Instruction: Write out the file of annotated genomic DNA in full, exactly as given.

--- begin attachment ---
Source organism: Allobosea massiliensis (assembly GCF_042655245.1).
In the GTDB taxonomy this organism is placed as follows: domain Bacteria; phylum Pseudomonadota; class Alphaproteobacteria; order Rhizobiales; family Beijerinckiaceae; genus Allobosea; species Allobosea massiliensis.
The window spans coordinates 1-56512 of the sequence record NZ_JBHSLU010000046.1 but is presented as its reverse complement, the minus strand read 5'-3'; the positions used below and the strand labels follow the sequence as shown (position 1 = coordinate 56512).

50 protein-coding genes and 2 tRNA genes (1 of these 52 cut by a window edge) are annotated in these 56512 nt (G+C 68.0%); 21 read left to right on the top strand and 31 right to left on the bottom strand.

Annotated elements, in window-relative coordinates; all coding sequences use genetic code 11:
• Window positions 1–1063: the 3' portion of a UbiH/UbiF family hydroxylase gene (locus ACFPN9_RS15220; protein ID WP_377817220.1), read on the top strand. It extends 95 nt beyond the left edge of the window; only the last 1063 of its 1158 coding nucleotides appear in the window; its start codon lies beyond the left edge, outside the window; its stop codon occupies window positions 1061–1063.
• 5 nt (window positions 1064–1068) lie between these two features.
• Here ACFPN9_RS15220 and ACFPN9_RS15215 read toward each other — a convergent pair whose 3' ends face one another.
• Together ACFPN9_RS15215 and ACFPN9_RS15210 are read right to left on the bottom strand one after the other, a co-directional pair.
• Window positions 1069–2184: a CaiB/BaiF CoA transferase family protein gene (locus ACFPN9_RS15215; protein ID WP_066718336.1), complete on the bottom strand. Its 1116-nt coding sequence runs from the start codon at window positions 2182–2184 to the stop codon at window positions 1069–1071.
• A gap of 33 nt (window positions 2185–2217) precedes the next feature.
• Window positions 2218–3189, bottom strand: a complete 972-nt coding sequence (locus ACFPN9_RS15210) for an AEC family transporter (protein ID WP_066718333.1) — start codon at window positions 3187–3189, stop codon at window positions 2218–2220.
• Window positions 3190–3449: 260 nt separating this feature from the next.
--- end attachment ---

Source organism: Allobosea massiliensis (assembly GCF_042655245.1).
In the GTDB taxonomy this organism is placed as follows: domain Bacteria; phylum Pseudomonadota; class Alphaproteobacteria; order Rhizobiales; family Beijerinckiaceae; genus Allobosea; species Allobosea massiliensis.
The window spans coordinates 1-56512 of the sequence record NZ_JBHSLU010000046.1 but is presented as its reverse complement, the minus strand read 5'-3'; the positions used below and the strand labels follow the sequence as shown (position 1 = coordinate 56512).

50 protein-coding genes and 2 tRNA genes (1 of these 52 cut by a window edge) are annotated in these 56512 nt (G+C 68.0%); 21 read left to right on the top strand and 31 right to left on the bottom strand.

Annotated elements, in window-relative coordinates; all coding sequences use genetic code 11:
• Window positions 1–1063: the 3' portion of a UbiH/UbiF family hydroxylase gene (locus ACFPN9_RS15220; protein ID WP_377817220.1), read on the top strand. It extends 95 nt beyond the left edge of the window; only the last 1063 of its 1158 coding nucleotides appear in the window; its start codon lies beyond the left edge, outside the window; its stop codon occupies window positions 1061–1063.
• 5 nt (window positions 1064–1068) lie between these two features.
• Here ACFPN9_RS15220 and ACFPN9_RS15215 read toward each other — a convergent pair whose 3' ends face one another.
• Together ACFPN9_RS15215 and ACFPN9_RS15210 are read right to left on the bottom strand one after the other, a co-directional pair.
• Window positions 1069–2184: a CaiB/BaiF CoA transferase family protein gene (locus ACFPN9_RS15215; protein ID WP_066718336.1), complete on the bottom strand. Its 1116-nt coding sequence runs from the start codon at window positions 2182–2184 to the stop codon at window positions 1069–1071.
• A gap of 33 nt (window positions 2185–2217) precedes the next feature.
• Window positions 2218–3189, bottom strand: a complete 972-nt coding sequence (locus ACFPN9_RS15210) for an AEC family transporter (protein ID WP_066718333.1) — start codon at window positions 3187–3189, stop codon at window positions 2218–2220.
• Window positions 3190–3449: 260 nt separating this feature from the next.